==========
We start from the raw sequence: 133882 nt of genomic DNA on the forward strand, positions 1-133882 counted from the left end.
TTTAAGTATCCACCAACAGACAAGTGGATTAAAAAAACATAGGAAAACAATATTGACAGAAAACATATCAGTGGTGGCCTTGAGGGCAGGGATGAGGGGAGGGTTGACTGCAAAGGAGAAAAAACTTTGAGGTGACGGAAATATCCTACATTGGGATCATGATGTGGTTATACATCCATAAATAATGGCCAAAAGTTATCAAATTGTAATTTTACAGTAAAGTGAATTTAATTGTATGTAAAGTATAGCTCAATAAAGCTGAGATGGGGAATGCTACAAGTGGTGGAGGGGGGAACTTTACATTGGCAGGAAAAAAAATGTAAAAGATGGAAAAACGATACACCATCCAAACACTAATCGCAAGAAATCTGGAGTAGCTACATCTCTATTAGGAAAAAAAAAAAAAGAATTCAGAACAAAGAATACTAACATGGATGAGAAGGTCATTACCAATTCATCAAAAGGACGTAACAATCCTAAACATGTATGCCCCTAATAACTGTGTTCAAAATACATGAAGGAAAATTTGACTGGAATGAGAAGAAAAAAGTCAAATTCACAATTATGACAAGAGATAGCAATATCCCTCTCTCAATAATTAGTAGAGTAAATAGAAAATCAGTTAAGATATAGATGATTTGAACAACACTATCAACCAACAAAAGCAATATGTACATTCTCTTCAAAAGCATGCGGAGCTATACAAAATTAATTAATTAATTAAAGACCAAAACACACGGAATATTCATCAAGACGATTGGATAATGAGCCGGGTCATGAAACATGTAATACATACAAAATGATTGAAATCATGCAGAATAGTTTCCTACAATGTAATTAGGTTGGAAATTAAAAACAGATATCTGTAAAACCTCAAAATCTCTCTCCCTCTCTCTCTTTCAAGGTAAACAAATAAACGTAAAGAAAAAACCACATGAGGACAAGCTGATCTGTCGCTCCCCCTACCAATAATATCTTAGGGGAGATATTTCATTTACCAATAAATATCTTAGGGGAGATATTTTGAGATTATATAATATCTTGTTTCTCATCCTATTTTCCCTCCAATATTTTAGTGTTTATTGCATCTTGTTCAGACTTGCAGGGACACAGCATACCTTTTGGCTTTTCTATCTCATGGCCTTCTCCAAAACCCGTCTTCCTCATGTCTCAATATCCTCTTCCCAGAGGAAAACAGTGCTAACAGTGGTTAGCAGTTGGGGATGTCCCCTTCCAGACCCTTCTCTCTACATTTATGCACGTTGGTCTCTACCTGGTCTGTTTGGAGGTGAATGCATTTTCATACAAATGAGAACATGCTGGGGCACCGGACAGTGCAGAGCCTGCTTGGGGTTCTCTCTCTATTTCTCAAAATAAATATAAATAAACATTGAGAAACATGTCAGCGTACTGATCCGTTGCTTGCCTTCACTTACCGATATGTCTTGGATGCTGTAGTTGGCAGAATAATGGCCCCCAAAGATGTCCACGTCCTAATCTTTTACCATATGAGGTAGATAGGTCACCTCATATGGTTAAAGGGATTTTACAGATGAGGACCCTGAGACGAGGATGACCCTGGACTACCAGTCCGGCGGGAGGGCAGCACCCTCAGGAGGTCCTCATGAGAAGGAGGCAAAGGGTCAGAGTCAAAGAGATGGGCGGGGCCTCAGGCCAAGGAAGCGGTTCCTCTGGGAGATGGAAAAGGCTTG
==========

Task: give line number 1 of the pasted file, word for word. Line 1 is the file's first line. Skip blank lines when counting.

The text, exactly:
We start from the raw sequence: 133882 nt of genomic DNA on the forward strand, positions 1-133882 counted from the left end.